Tallies from hunting show that deer, bear and turkeys are doing well in N.H. – moose, not so much

Last modified: 12/31/2015 9:57:10 PM
New Hampshire’s major game species shrugged off last winter’s deep snow and the warm fall and, except for moose, appear to be in good shape, judging by tallies from hunters.

“The vast majority of deer we were seeing were in good shape, had a lot of fat on them,” said Dan Bergeron, deer project leader for New Hampshire Fish and Game. “The weights and antler beam diameters on yearling bucks were quite a bit above last year, and were above the five-year average.”

The black bear population is also healthy, said Andy Timmins, who leads the Fish and Game bear project. It’s almost too healthy, in fact: The state is working to slightly reduce the population in central New Hampshire, especially in the Lakes Region, to cut back on what are officially called “interactions” between bears and people.

“I wouldn’t be a bit surprised if people still see an occasional bear around, it’s been so warm,” Timmins said.

Timmins said the number of bear interactions actually fell in 2015, to about 500 compared with 600 the year before, largely because an excellent crop of wild berries kept bears in the woods. The big fear, he said, is a dry spring, which can limit wild food when bears are hungry after winter, sending them into neighborhoods looking for bird feeders, trash cans and other sources of food.

Wild turkeys also seem abundant, reported Ted Walski, who was pivotal in returning turkeys to the state four decades ago and is still the turkey project leader for Fish and Game.

The number of turkeys taken in the five-day fall hunting season was 948, a whopping 34 percent more than in 2014, indicating that the overall population is much larger than one year ago.

Although each game species has a different hunting season in New Hampshire, most of them end by mid-December. Some waterfowl and pheasants are the major exceptions.

Those seasons are important for maintaining many species because, although it may seem counterintuitive, hunting seasons are one of the best ways to determine the size and health of wild animal populations. A popular hunting season can send thousands – tens of thousands in the case of deer season – into the woods looking for specific species.

Because hunters must register their kills for major game animals such as deer, bear, turkey and moose at stations, their season provides data about age, weight and general health of individuals and sex ratios of populations. For example, samples taken at deer check-stations let biologists know that chronic wasting disease, often called the deer version of mad cow disease, has not shown up in New Hampshire.

Biologists have even run studies to estimate how well hunting tallies reflect population, including an aerial survey of moose using thermal imagery in 2000 that was correlated with data from check stations.

There are few alternatives to hunting for gathering statewide population data for most wild animals although recent years have seen an increase in “citizen science” programs, in which untrained observers report sightings of birds, amphibians, insects and other living things online.

Turkeys are the only game animal to have such a program, called the Summer Brood Survey, in which anybody can report New Hampshire sightings of turkeys online. It produced a record 2,302 reports of turkeys throughout the state in 2015, further evidence that the bird is thriving after over-hunting and the expansion of farms eliminated turkeys from New Hampshire after 1854. In 1975, about 25 turkeys were brought over from New York state and released in Cheshire County. Their population has exploded in recent years.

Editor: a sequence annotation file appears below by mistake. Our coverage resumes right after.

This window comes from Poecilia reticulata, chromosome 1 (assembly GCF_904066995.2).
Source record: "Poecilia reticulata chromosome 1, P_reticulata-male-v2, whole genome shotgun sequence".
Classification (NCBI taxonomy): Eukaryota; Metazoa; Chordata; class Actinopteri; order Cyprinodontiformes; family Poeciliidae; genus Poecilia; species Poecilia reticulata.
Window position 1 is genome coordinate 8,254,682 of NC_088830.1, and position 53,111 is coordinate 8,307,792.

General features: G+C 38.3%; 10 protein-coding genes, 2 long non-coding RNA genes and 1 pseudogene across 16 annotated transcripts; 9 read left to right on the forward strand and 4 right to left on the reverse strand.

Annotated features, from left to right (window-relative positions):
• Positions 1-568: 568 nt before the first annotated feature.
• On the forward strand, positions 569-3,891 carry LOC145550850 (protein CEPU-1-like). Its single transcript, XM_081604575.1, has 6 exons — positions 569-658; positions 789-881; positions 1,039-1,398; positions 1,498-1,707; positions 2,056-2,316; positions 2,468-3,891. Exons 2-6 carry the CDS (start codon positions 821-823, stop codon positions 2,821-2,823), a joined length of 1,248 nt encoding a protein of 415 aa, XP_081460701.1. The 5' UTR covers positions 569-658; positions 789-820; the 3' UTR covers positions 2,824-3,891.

The one game animal that isn’t doing well is New Hampshire’s most famous: the moose.

New Hampshire has about 4,000 moose, a sharp decline from an estimated 7,000 two decades ago, which is why the number of moose-hunting permits hit an all-time low last year. Just 108 permits were issued, compared with almost 700 a decade ago, and only 74 moose were killed by hunters who ranged in age from 10 to 78.

Moose in New Hampshire are suffering mostly from an explosion of winter tick. The parasite, thriving in shorter and warmer winters, can number 10,000 on a single adult moose, causing anemia or weakening animals so they cannot survive winter. The problem is particularly severe for young moose; a Maine study last year found that up to three-quarters of young moose did not survive their first year.

Moose is one species where biologists don’t depend much on the hunt for population information, because of the small numbers involved. Some moose are tranquilized and given radio collars to help determine their habits and decide how to help them, but the biggest source of data is reported sightings of moose by thousands of deer hunters who don’t have a moose-hunting license.

This year’s sighting information from deer hunters will be reported in the 2015 New Hampshire Wildlife Harvest Summary, so it’s hard to know yet whether their numbers are continuing to decline. The warm fall and start of winter doesn’t help, because it takes snow and cold weather to dampen down the winter tick populations.

Recognizing the enormous interest in the moose hunt – more than 10,000 people joined a lottery in an attempt to get a hunting license for moose – Fish and Game provides a lot of data. For example, women hunters killed eight of the 74 moose taken this year, while .30-06 was the most commonly used caliber of rifle.

The heaviest moose killed weighed 810 pounds dressed, after the internal organs and a few other body parts were removed, indicating that it weighed about 1,400 pounds when alive. The biggest antler spread was 54.5 inches.



(David Brooks can be reached at 369-3313, dbrooks@cmonitor.com, or on Twitter @GraniteGeek.)




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